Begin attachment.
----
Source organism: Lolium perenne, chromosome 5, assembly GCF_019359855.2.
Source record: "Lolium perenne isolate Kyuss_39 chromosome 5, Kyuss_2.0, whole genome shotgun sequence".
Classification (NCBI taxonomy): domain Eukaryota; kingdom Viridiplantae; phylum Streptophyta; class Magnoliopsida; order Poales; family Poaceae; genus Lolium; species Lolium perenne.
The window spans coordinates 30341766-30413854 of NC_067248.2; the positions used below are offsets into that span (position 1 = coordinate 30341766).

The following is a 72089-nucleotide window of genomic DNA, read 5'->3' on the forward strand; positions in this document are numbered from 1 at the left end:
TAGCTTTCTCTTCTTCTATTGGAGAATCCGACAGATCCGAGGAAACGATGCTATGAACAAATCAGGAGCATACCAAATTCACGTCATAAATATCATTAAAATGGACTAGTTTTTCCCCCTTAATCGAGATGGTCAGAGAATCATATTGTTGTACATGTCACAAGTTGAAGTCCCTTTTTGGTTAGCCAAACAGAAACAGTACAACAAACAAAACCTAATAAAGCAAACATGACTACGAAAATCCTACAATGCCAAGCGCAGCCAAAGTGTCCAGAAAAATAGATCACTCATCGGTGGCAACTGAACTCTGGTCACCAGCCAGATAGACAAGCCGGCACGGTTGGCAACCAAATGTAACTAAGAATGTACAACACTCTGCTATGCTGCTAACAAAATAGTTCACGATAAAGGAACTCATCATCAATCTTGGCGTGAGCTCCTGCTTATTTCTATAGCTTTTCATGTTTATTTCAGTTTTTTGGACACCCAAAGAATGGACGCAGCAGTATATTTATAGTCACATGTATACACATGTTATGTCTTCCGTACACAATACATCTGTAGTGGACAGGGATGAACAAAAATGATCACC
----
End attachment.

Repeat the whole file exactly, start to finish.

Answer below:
Source organism: Lolium perenne, chromosome 5, assembly GCF_019359855.2.
Source record: "Lolium perenne isolate Kyuss_39 chromosome 5, Kyuss_2.0, whole genome shotgun sequence".
Classification (NCBI taxonomy): domain Eukaryota; kingdom Viridiplantae; phylum Streptophyta; class Magnoliopsida; order Poales; family Poaceae; genus Lolium; species Lolium perenne.
The window spans coordinates 30341766-30413854 of NC_067248.2; the positions used below are offsets into that span (position 1 = coordinate 30341766).

The following is a 72089-nucleotide window of genomic DNA, read 5'->3' on the forward strand; positions in this document are numbered from 1 at the left end:
TAGCTTTCTCTTCTTCTATTGGAGAATCCGACAGATCCGAGGAAACGATGCTATGAACAAATCAGGAGCATACCAAATTCACGTCATAAATATCATTAAAATGGACTAGTTTTTCCCCCTTAATCGAGATGGTCAGAGAATCATATTGTTGTACATGTCACAAGTTGAAGTCCCTTTTTGGTTAGCCAAACAGAAACAGTACAACAAACAAAACCTAATAAAGCAAACATGACTACGAAAATCCTACAATGCCAAGCGCAGCCAAAGTGTCCAGAAAAATAGATCACTCATCGGTGGCAACTGAACTCTGGTCACCAGCCAGATAGACAAGCCGGCACGGTTGGCAACCAAATGTAACTAAGAATGTACAACACTCTGCTATGCTGCTAACAAAATAGTTCACGATAAAGGAACTCATCATCAATCTTGGCGTGAGCTCCTGCTTATTTCTATAGCTTTTCATGTTTATTTCAGTTTTTTGGACACCCAAAGAATGGACGCAGCAGTATATTTATAGTCACATGTATACACATGTTATGTCTTCCGTACACAATACATCTGTAGTGGACAGGGATGAACAAAAATGATCACC